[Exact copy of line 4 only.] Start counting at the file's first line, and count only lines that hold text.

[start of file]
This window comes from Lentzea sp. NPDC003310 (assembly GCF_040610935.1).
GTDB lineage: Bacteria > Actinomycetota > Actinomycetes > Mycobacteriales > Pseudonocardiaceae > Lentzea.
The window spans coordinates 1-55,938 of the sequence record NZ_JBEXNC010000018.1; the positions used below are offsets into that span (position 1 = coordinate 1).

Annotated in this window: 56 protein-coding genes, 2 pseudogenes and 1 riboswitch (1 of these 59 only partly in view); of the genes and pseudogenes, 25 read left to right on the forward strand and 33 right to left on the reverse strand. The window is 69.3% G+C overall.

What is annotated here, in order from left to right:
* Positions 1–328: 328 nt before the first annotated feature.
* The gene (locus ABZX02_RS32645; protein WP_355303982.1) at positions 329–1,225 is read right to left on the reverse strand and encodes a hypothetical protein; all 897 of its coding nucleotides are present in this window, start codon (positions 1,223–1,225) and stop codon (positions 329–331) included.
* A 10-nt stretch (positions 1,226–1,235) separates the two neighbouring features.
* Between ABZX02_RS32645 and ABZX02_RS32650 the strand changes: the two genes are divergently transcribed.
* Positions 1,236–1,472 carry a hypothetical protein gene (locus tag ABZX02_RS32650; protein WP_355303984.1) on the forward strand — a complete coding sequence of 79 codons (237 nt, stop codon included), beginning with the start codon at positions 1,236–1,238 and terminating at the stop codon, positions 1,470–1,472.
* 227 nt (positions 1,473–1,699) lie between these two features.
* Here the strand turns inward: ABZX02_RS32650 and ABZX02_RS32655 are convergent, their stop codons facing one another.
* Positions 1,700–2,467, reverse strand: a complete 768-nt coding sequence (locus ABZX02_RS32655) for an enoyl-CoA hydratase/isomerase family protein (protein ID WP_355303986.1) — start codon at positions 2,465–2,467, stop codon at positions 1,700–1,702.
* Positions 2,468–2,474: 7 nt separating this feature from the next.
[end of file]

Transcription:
Annotated in this window: 56 protein-coding genes, 2 pseudogenes and 1 riboswitch (1 of these 59 only partly in view); of the genes and pseudogenes, 25 read left to right on the forward strand and 33 right to left on the reverse strand. The window is 69.3% G+C overall.